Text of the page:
8 May 2012 - QA 6

If man has to ask for one thing in life, what should he ask for?

Sri Sri Ravi Shankar:

Why should he ask only for one thing? He should ask for as many things as he wants. When he is thirsty he should ask for water, if he is going to do bhastrika before that he should ask for tissue paper. He should ask for food when he is hungry. Why should you limit his asking to only one thing?

I tell you, this world is multitude with so many things in this world. Why would God create only one thing and leave you there?
Just imagine, if there is only one vegetable that you could ask for in your life, which one would you ask for? Okra? Eat okra all your life? Or bananas? And go bananas all your life!

Why should you? Ask and it shall be given. And whenever, whatever is needed, that time you ask and move on. And when you are filled with everything, then say, ‘I want nothing, I am happy.’

The wants have to fall off. You can’t renounce them like that. You are thirsty and you say, ‘No, I don’t want water’, you can’t do that. You are thirsty then you need water at that time.

Unfortunately, there is this Jain tradition which I don’t approve of. They leave the body without having food. They fast for many days, it is almost like suicide.

So the saint lies on the bed and says, ’Water, water, water’, because it is an inner urge, and people around him say, ‘The words of the saint are true. There you will get a lot of water.’ And they don’t give him any water. So there, upstairs you will get, don’t ask for it, never mind, die without water.

He would instruct them, ‘Don’t give me water even if I shout for it.’

I tell you, it is torture.

It has become much less today but still people do that. This is very wrong I tell you. Mahaveer never said that you have to fast without water and die like this. But there is a particular tradition where they try to do this. Even among Hindus, some people torture themselves. A very small sect of people they have all these practices of torturing themselves. These are not at all approved of.
In the Bhagavad Gita, Lord Krishna very clearly says, ‘These people are torturing themselves, they do not know of me inside them. I am there right there sitting inside them. They don’t see me, they don’t recognize me.’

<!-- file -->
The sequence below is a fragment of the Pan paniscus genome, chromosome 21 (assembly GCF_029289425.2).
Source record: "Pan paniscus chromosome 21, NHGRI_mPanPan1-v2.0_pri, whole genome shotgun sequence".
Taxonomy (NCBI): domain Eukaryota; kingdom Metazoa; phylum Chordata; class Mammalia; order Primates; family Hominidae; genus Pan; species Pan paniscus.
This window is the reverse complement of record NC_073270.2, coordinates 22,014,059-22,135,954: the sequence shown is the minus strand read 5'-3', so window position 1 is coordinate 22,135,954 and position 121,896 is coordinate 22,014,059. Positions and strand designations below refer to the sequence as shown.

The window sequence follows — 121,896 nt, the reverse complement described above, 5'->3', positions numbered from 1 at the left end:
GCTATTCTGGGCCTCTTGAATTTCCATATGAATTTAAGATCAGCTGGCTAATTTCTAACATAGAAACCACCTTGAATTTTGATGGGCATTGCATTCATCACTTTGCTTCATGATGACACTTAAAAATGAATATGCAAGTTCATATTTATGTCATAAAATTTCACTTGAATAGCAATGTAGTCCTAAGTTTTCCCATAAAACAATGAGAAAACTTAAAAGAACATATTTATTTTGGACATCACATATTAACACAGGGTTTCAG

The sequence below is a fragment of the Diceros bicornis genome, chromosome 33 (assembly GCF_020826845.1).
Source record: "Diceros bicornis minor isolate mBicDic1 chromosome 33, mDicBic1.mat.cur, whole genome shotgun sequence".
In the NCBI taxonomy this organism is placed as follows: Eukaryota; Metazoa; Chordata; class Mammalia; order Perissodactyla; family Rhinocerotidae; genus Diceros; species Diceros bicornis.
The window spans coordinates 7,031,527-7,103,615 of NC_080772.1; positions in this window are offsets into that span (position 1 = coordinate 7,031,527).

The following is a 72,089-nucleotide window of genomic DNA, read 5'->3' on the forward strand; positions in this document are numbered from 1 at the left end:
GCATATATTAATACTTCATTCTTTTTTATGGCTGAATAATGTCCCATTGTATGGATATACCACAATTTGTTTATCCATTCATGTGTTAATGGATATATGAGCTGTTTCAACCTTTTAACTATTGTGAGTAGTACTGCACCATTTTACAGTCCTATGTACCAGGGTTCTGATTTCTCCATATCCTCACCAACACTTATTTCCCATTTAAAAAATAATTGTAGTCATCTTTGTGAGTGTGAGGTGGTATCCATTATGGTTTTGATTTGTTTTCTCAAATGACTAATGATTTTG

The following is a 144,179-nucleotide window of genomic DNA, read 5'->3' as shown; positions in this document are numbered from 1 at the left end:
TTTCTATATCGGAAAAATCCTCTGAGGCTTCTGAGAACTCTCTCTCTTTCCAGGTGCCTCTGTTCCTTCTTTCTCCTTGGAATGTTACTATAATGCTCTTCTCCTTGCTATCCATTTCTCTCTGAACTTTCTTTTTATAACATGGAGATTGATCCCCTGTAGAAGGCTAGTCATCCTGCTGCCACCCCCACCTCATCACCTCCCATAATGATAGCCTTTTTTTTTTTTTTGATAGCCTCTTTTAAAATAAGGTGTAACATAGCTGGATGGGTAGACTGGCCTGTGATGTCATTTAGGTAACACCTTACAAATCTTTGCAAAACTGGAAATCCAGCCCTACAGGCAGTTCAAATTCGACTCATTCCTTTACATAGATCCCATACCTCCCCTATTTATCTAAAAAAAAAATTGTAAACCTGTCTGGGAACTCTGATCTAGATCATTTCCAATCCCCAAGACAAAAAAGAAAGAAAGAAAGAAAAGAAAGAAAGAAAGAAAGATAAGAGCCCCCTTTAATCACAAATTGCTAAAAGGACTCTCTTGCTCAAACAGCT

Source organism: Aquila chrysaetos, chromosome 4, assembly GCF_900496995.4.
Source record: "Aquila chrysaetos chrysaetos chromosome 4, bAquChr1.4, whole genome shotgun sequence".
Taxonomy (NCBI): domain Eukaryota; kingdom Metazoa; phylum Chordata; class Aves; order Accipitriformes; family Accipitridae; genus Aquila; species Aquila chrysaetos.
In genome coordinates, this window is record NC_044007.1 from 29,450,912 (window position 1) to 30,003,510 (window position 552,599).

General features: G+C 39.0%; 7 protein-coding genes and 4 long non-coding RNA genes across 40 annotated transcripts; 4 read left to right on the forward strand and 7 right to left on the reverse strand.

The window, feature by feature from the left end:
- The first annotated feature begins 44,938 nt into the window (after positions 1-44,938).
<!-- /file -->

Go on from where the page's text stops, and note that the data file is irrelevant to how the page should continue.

These are tamasic practices, they try to torture themselves.
‘Karsayanta sarira stharin bhuta grama acetasah mam, Caivantah sarira stham tan viddhy asura niscayan’

So there is a middle path. On one side egotistic people try to torture themselves, and on another side there are those who are so obsessed with the comfort of the body.

You are sitting; okay your legs are aching, never mind, let it ache. You won’t die with a few little aches and pains here and there. Let it ache, with that determination if you sit, you will see the pain disappears.

When you do yoga, it definitely pains. Your body stretches here and stretches there, and it pains here and there, but if you continue the pain disappears. It is the same if you go to the gym and do your exercise. Next day your body aches everywhere, isn’t it? But you don’t leave it, you just continue and then the pain disappears. You do one or two sessions and all the aches and pains go away.

So, on one side there are people who torture themselves because of their ego, on the other side there are those who are obsessed with the comfort of the body. Both are lost; they both can’t make it.

Who can? One who follows the middle path, that golden line. Is that clear?

So for meditation also, the one who fasts he will never get it, and the one who is over eating he will also never get it; nor the one who over sleeps, or those who torture themselves keeping awake all the time. Nor those who don’t do any activity and nor those who do not take out even a little time to meditate. None of the extremes will work. It has to be the middle path, middle path, middle path!